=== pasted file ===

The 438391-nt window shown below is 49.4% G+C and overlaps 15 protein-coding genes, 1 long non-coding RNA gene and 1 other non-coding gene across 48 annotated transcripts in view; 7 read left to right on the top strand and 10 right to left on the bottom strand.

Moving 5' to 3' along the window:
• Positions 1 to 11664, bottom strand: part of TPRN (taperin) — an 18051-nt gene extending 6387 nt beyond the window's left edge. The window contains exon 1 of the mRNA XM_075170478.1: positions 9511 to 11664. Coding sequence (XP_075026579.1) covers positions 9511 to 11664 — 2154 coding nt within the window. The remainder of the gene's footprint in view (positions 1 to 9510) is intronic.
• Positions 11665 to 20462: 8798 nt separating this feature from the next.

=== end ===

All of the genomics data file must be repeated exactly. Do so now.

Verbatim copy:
The 438391-nt window shown below is 49.4% G+C and overlaps 15 protein-coding genes, 1 long non-coding RNA gene and 1 other non-coding gene across 48 annotated transcripts in view; 7 read left to right on the top strand and 10 right to left on the bottom strand.

Moving 5' to 3' along the window:
• Positions 1 to 11664, bottom strand: part of TPRN (taperin) — an 18051-nt gene extending 6387 nt beyond the window's left edge. The window contains exon 1 of the mRNA XM_075170478.1: positions 9511 to 11664. Coding sequence (XP_075026579.1) covers positions 9511 to 11664 — 2154 coding nt within the window. The remainder of the gene's footprint in view (positions 1 to 9510) is intronic.
• Positions 11665 to 20462: 8798 nt separating this feature from the next.